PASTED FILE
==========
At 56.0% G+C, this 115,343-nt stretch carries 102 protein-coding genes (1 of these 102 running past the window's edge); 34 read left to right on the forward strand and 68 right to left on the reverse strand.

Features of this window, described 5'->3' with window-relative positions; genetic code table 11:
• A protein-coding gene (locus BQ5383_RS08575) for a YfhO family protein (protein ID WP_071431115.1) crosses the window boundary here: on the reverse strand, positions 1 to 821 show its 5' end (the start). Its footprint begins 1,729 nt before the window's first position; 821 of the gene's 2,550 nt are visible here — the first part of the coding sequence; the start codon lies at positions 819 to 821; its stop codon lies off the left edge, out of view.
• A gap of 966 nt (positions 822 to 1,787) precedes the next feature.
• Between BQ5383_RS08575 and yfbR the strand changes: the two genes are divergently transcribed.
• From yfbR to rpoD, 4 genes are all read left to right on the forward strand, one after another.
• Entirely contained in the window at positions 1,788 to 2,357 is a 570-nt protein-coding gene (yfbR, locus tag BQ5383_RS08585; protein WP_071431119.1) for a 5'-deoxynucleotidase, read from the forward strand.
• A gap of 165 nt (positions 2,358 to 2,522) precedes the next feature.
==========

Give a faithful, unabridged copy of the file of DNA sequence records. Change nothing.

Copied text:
At 56.0% G+C, this 115,343-nt stretch carries 102 protein-coding genes (1 of these 102 running past the window's edge); 34 read left to right on the forward strand and 68 right to left on the reverse strand.

Features of this window, described 5'->3' with window-relative positions; genetic code table 11:
• A protein-coding gene (locus BQ5383_RS08575) for a YfhO family protein (protein ID WP_071431115.1) crosses the window boundary here: on the reverse strand, positions 1 to 821 show its 5' end (the start). Its footprint begins 1,729 nt before the window's first position; 821 of the gene's 2,550 nt are visible here — the first part of the coding sequence; the start codon lies at positions 819 to 821; its stop codon lies off the left edge, out of view.
• A gap of 966 nt (positions 822 to 1,787) precedes the next feature.
• Between BQ5383_RS08575 and yfbR the strand changes: the two genes are divergently transcribed.
• From yfbR to rpoD, 4 genes are all read left to right on the forward strand, one after another.
• Entirely contained in the window at positions 1,788 to 2,357 is a 570-nt protein-coding gene (yfbR, locus tag BQ5383_RS08585; protein WP_071431119.1) for a 5'-deoxynucleotidase, read from the forward strand.
• A gap of 165 nt (positions 2,358 to 2,522) precedes the next feature.